Profoundly Engaging – New Zealand Opera’s The Magic Flute

New ZealandNew Zealand Mozart, The Magic Flute: Freemasons New Zealand Opera Chorus, Orchestra Wellington, Conductor: Wyn Davies. St.James Theatre, Wellington. 28.5.2016. (PM)

Samuel Dundas as Papageno and Emma Fraser as Pamina in The Magic Flute (c) Marty Melville

Mozart, The Magic Flute


Director: Sara Brodie
Sets: John Verryt
Costumes: Elizabeth Whiting
Lighting: Paul Lim
Chorus: Michael Vinten


Tamino: Randall Bills
First Lady: Amelia Berry
Second Lady: Catrin Johnsson
Third Lady: Kristin Darragh
Papageno: Samuel Dundas
Queen of the Night: Ruth Jenkins-Robertsson
Monostatos: Bonaventure Allan-Moetaua
Pamina: Emma Fraser
Genie 1: Barbara Graham
Genie 2: Katherine McEndoe
Genie 3: Kayla Collingwood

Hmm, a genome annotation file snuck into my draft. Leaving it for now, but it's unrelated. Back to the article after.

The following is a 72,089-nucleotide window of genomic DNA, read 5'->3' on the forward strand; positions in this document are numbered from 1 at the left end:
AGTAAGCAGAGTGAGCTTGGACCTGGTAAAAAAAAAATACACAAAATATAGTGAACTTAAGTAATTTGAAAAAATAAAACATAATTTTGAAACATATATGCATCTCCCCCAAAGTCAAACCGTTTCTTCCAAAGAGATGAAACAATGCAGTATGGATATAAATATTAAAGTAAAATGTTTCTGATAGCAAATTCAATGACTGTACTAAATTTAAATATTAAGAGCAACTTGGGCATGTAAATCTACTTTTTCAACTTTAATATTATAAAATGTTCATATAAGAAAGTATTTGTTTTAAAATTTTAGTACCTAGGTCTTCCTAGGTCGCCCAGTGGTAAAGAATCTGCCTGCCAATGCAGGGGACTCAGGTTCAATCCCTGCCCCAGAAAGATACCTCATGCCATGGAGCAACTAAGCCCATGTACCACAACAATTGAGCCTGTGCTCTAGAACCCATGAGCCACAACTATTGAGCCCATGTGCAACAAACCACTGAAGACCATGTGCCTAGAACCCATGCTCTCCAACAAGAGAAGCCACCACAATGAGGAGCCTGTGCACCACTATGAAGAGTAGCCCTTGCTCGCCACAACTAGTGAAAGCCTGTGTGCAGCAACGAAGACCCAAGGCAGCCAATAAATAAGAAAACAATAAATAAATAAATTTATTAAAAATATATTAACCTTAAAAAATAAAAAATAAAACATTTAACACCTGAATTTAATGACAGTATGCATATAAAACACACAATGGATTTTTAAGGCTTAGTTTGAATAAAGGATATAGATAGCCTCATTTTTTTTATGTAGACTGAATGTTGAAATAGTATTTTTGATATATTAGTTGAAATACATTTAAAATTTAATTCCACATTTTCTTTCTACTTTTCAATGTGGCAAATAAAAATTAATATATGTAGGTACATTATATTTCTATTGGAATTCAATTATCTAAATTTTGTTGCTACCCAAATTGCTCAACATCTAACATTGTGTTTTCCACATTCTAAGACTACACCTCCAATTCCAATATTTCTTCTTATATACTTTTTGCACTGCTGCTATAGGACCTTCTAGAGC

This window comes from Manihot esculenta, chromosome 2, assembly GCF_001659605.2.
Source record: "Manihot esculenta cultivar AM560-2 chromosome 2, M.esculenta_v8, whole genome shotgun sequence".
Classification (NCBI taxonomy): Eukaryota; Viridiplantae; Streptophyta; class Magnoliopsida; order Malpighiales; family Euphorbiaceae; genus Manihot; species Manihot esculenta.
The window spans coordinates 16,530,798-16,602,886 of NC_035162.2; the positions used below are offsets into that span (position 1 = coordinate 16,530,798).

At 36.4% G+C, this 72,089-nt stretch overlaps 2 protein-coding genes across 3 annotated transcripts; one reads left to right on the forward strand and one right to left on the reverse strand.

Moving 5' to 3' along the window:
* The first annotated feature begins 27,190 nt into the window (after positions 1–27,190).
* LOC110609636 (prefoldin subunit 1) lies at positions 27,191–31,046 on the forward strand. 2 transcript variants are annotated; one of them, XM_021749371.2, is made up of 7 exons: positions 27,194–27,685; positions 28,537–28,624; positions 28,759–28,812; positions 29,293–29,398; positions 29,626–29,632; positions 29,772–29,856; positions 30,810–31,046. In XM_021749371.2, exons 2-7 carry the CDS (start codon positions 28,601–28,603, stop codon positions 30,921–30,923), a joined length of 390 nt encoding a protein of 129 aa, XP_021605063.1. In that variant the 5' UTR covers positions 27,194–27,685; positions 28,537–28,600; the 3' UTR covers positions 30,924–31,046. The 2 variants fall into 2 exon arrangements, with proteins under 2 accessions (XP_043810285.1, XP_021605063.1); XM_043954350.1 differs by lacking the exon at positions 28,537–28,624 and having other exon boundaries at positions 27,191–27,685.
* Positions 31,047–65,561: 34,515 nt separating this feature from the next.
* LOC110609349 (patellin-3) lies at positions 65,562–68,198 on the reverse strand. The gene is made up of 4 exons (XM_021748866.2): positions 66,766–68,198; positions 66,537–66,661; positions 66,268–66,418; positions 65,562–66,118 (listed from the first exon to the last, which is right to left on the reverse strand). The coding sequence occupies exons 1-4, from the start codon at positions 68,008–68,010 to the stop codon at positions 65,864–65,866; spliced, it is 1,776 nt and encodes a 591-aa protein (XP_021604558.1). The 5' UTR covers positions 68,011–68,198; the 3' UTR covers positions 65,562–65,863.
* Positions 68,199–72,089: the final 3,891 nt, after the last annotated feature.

Armed Man/Priest: Derek Hill
Sarastro: Wade Kernot
Speaker/Armed Man/Priest: James Clayton
Papagena: Madison Nonoa

Nothing could be more different to Mozart’s previous work for the stage than The Magic Flute, his last opera. Most famously he had previously, with librettist Lorenzo da Ponte, composed Le Nozze di Figaro, Don Giovanni and Così fan tutte, each of these exploring the foibles of love and human interaction in more-or-less everyday settings. By contrast the “Flute” libretto featured fantastic scenarios and characters, magical devices and ritualistic sequences, wrought from various sources and written by a singer/actor friend of Mozart’s, Emanuel Schikaneder. From this part-fairy-tale, part-allegory Mozart developed a fantastic stage-work in which serious operatic conventions readily rubbed shoulders with melodramatic and pantomime-like effects.